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This will create a header for a Python script. It is a nice way keep a track of what your script does and when it was created, the author of the script, etc..

Update: Now, it will automatically open with one of the two most popular editors, Vim or Emacs! This script has been updated from the second version to replace spaces with underscores in the title, to convert uppercase to lowercase. It also checks to see if there is a script with the same name in the current working directory so it will not overwrite another file. Please leave comments and suggestions.

Python, 80 lines
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#!/usr/bin/env python
#title           :pyscript.py
#description     :This will create a header for a python script.
#author          :bgw
#date            :20110930
#version         :0.4
#usage           :python pyscript.py
#notes           :
#python_version  :2.6.6  
#==============================================================================

# Import the modules needed to run the script.
from os.path import exists
from time import strftime
import os

title = raw_input("Enter a title for your script: ")

# Add .py to the end of the script.
title = title + '.py'

# Convert all letters to lower case.
title = title.lower()

# Remove spaces from the title.
title = title.replace(' ', '_')

# Check to see if the file exists to not overwrite it.
if exists(title):
    print "\nA script with this name already exists."
    exit(1)

descrpt = raw_input("Enter a description: ")
name = raw_input("Enter your name: ")
ver = raw_input("Enter the version number: ")
div = '======================================='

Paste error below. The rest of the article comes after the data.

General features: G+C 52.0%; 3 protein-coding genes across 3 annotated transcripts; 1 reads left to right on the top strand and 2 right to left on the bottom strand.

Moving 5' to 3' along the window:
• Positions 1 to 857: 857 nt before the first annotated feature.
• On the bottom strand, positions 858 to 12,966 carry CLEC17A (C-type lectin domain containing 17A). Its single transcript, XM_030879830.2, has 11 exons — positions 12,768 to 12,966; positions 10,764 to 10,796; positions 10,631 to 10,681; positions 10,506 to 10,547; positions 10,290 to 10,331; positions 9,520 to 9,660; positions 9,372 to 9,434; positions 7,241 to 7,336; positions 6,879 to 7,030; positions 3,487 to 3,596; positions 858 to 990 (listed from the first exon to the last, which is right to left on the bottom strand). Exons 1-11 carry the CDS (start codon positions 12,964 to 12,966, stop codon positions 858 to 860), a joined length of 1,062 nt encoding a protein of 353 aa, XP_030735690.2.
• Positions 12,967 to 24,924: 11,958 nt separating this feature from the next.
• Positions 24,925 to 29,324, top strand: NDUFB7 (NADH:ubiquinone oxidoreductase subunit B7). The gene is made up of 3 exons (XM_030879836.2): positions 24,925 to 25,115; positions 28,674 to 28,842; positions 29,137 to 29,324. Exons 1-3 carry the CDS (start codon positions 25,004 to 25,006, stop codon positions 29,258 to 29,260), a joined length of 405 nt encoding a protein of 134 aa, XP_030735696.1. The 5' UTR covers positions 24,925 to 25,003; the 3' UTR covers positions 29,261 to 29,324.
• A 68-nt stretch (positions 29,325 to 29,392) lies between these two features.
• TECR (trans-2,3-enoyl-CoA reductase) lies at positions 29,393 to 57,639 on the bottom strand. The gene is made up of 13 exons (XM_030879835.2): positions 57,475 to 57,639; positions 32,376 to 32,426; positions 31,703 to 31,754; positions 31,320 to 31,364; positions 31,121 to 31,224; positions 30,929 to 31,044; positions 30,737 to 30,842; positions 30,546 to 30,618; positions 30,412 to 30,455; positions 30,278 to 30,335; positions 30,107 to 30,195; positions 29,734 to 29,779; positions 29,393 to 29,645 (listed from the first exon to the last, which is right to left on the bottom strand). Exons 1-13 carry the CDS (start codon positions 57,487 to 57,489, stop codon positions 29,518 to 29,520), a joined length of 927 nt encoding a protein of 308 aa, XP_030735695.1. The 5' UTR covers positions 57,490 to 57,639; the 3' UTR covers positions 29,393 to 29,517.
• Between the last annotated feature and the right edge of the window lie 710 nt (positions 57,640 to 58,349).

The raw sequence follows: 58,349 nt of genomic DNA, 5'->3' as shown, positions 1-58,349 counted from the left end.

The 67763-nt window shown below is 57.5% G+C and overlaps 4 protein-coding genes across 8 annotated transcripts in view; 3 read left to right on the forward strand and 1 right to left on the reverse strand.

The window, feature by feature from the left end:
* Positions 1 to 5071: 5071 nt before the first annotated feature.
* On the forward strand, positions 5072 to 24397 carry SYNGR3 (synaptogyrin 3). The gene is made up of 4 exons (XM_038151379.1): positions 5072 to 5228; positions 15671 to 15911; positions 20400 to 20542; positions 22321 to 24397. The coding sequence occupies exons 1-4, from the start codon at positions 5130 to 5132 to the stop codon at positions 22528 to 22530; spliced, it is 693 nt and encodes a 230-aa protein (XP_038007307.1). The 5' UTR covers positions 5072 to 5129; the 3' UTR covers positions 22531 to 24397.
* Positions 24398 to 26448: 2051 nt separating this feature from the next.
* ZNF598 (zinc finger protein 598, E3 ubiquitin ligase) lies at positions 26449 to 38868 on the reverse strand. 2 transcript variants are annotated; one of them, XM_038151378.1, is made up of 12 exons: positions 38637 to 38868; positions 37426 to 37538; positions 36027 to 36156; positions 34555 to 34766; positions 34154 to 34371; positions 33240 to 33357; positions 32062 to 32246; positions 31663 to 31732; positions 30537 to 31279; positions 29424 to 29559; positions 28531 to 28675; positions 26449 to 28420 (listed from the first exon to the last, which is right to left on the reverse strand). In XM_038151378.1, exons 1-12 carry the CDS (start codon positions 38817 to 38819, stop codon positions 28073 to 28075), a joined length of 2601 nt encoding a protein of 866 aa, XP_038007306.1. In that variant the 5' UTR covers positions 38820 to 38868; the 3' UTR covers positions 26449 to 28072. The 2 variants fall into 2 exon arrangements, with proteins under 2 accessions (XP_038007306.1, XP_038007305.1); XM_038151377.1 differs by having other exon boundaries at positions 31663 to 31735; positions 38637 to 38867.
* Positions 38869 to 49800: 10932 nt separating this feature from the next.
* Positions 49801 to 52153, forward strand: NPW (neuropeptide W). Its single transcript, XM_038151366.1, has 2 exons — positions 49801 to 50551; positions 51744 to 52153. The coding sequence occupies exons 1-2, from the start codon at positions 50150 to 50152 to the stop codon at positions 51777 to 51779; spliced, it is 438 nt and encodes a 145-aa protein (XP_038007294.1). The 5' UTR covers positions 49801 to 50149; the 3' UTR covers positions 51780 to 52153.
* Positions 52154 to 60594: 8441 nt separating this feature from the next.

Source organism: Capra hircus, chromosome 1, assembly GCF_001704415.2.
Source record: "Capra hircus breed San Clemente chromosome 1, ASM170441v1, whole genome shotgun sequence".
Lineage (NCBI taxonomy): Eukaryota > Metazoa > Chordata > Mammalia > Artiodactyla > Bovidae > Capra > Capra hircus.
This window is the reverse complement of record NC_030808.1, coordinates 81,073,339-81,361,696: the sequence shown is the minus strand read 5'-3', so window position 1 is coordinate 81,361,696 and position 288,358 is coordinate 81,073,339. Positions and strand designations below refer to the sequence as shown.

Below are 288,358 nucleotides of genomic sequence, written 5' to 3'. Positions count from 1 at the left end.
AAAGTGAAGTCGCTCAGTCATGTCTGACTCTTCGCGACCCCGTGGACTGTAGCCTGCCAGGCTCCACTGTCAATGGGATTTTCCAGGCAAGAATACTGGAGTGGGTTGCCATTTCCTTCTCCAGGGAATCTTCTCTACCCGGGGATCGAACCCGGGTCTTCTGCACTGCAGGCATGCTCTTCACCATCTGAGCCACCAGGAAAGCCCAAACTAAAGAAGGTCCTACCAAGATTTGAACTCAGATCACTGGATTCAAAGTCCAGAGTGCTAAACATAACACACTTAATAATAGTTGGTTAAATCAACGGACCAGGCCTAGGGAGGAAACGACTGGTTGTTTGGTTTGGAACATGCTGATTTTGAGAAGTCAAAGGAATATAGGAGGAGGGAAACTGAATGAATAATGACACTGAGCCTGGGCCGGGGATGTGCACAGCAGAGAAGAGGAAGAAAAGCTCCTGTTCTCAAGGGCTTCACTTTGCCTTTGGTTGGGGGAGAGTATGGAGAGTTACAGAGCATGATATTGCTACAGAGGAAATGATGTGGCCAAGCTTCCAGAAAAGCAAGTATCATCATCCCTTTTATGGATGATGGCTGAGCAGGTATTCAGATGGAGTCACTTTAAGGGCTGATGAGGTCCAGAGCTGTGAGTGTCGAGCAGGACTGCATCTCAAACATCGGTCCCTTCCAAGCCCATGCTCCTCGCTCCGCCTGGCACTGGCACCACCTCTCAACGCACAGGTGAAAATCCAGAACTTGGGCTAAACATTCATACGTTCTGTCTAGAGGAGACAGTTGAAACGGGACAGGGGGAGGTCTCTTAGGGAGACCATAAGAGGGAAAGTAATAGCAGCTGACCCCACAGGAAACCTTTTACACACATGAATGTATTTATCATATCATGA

# Create a file that can be written to.
filename = open(title, 'w')

# Set the date automatically.
date = strftime("%Y%m%d")

# Write the data to the file. 
filename.write('#!/usr/bin/python')
filename.write('\n#title\t\t\t:' + title)
filename.write('\n#description\t:' + descrpt)
filename.write('\n#author\t\t\t:' + name)
filename.write('\n#date\t\t\t:' + date)
filename.write('\n#version\t\t:' + ver)
filename.write('\n#usage\t\t\t:' + 'python ' + title)
filename.write('\n#notes\t\t\t:')
filename.write('\n#python_version\t:2.6.6')
filename.write('\n#' + div * 2 + '\n')
filename.write('\n')
filename.write('\n')

# Close the file after writing to it.
filename.close()

# Clear the screen. This line of code will not work on Windows.
os.system("clear") 

def select_editor():
    '''Open the file with either the Vim or Emacs editor.'''
    editor = raw_input("Select an number:\n\n1 for Vim.\n2 for Emacs.\n")
    if editor == "1" or editor == "2":
        if editor == "1":
            os.system("vim +12 " + title)
            exit()
        elif editor == "2":
            os.system("emacs +12 " + title)
            exit()
    else:
        os.system("clear")
        print "\nI do not understand your answer.\n"
        print "Press <Ctrl + C> to quit.\n"
        return select_editor()

select_editor()

I use this script every day that I type some code. I thought that other people might find it useful.

5 comments

Enchanter Thunderbird 10 years, 3 months ago  # | flag

If you can modify your code to open the default editor is much better. Because I am emacs user and don't have vim installed :-(

userend (author) 10 years, 3 months ago  # | flag

I will have to add the choice to use vim, emacs or other. I'll install emacs on my computer and figure out how to do that. Thank you for your commentary.

If you delete the "m" in vim it will open.

userend (author) 10 years, 3 months ago  # | flag

There is now the choice to use either Vim or Emacs.

Michael Tobis 10 years, 3 months ago  # | flag

A more unixy solution would be to set your environment variable $EDITOR

If you use csh or tcsh, at the shell prompt, enter: setenv EDITOR editor Replace editor with the editor you want to use (e.g., emacs or vi).

If you use sh, ksh, or bash, at the shell prompt, enter: EDITOR=editor; export EDITOR

Then in your code

system(os.environ["EDITOR"] + " %s" % title)

userend (author) 10 years, 2 months ago  # | flag

Michael

Thanks for the advice. I did not think of that.